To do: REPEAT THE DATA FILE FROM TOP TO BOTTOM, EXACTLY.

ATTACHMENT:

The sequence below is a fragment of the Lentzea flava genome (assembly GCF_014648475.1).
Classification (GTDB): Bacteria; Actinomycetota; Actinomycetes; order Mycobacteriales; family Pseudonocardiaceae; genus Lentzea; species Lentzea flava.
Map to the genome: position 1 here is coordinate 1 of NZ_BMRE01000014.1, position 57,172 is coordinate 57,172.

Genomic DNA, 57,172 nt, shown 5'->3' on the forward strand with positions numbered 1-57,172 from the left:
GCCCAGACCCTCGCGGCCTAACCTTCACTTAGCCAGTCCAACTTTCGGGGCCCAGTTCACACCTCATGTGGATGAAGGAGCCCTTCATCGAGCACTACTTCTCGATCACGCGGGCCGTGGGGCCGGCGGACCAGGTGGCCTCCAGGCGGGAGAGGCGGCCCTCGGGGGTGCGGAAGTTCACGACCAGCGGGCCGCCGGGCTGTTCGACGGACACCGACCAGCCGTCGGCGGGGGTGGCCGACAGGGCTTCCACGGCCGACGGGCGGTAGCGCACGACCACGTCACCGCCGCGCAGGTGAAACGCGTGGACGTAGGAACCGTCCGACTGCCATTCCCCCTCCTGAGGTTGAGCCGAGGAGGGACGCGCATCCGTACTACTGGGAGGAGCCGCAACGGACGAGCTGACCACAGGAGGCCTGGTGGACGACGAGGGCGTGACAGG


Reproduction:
The sequence below is a fragment of the Lentzea flava genome (assembly GCF_014648475.1).
Classification (GTDB): Bacteria; Actinomycetota; Actinomycetes; order Mycobacteriales; family Pseudonocardiaceae; genus Lentzea; species Lentzea flava.
Map to the genome: position 1 here is coordinate 1 of NZ_BMRE01000014.1, position 57,172 is coordinate 57,172.

Genomic DNA, 57,172 nt, shown 5'->3' on the forward strand with positions numbered 1-57,172 from the left:
GCCCAGACCCTCGCGGCCTAACCTTCACTTAGCCAGTCCAACTTTCGGGGCCCAGTTCACACCTCATGTGGATGAAGGAGCCCTTCATCGAGCACTACTTCTCGATCACGCGGGCCGTGGGGCCGGCGGACCAGGTGGCCTCCAGGCGGGAGAGGCGGCCCTCGGGGGTGCGGAAGTTCACGACCAGCGGGCCGCCGGGCTGTTCGACGGACACCGACCAGCCGTCGGCGGGGGTGGCCGACAGGGCTTCCACGGCCGACGGGCGGTAGCGCACGACCACGTCACCGCCGCGCAGGTGAAACGCGTGGACGTAGGAACCGTCCGACTGCCATTCCCCCTCCTGAGGTTGAGCCGAGGAGGGACGCGCATCCGTACTACTGGGAGGAGCCGCAACGGACGAGCTGACCACAGGAGGCCTGGTGGACGACGAGGGCGTGACAGG